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Inefficiencies of modern HLLs and implications for AI
Category: AI, ML and LDNLS
by Admin on Thursday, January 1st, 2009 at 21:13:23

On this new years day, I was relaxing a bit, pondering (with some glee) how large, clunky and slow a "modern" application (ca. 2008) was that did less than an older application (ca. 1997) I own, which I happen to know (because I was there) was written in C. I presume, like most clunky, slow, and bloated apps, that the "modern" app was written in C++, Java, or some similar modern HLL.

From there, my thoughts flashed back to a mid-1980's PCB OO CAD application, which I know (again because I wrote it) was written in about ½ 68000 assembler and ½ C code; and I compared this to a modern version which does similar things (though not nearly as fast... on a machine with a 3 GHz processor compared to a machine with a 20 MHz processor!)

Forty years of programming experience have given me an interesting intuition for the size and efficiency of code for a number of languages; particularly assembler, C, C++, and Java. I certainly recognize the ease of programming in modern HLLs, the convenience of, for instance, not worrying about memory management nearly as much, but I view the generally slow and almost universally heavy framework footprints with considerable regret.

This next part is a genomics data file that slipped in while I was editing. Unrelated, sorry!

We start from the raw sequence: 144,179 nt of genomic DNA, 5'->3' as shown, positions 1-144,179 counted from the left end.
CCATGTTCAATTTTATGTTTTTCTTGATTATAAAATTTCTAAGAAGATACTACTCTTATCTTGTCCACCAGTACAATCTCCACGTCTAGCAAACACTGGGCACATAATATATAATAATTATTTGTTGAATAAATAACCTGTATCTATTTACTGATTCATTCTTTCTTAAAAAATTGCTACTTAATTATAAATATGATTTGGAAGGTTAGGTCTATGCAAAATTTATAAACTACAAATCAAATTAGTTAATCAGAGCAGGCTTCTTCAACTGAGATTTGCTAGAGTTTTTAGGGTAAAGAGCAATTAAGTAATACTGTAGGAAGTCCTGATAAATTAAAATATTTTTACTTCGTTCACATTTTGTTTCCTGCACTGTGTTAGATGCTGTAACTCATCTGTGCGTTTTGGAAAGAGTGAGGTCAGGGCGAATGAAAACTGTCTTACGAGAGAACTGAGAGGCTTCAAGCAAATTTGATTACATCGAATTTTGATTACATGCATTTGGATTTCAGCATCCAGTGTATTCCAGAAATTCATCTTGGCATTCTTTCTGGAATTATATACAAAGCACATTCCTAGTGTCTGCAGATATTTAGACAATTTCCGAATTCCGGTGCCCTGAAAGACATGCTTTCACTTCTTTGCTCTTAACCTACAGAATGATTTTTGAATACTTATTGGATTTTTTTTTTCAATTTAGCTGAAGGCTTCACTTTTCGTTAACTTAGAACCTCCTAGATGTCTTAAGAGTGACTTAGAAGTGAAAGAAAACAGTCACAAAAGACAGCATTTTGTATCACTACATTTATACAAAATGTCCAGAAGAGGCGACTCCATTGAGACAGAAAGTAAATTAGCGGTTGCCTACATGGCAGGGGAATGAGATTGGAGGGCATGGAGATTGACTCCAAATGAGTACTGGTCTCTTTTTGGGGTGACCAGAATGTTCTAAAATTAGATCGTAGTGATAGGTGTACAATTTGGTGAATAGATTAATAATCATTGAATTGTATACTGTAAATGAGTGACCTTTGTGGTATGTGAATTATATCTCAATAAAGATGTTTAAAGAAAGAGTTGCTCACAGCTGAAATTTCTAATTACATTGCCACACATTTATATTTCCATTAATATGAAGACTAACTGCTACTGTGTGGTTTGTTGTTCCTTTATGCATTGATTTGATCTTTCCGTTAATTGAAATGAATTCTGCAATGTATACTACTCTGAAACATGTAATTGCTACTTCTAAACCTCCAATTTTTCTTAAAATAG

So I'm pondering on these things, not for the first time by any means, and my mind wanders off into thinking about AI, also a subject of considerable interest to me. This time, I thought to myself: New programmers are basically versed in these modern HLLs and associated heavyweight frameworks, so if AI comes at all, it'll almost certainly come as a result of programmers coding in HLLs, perhaps on top of NN or similarly special-purpose hardware.

Then it came to me: Wouldn't one of the first things an introspective AI do, be simply to try to optimize its own performance?

Would it not recognize that for any given processor, code of the equivalent of hand-tuned assembly would be on the order of hundreds of times, possibly thousands of times, more efficient than that produced by the HLL and frameworks that gave it... birth, as it were?

Would it not recognize that the HLL's libraries and frameworks contained enormous amounts of unused cruft? I certainly can, so I presume it will, too.

The implication is that once hardware and software reach the "can support" level for AI, given the propensity to code in HLLs... it should be able to rework itself almost immediately into a form that (a) would work in far less capable hardware, or (b) would work a lot better than the first generation in the same hardware it was "born" in.

This, in turn, implies that we might have AI capable hardware on our desks right now; we just won't know it until there's better hardware out there so the AI can fix our lousy code.

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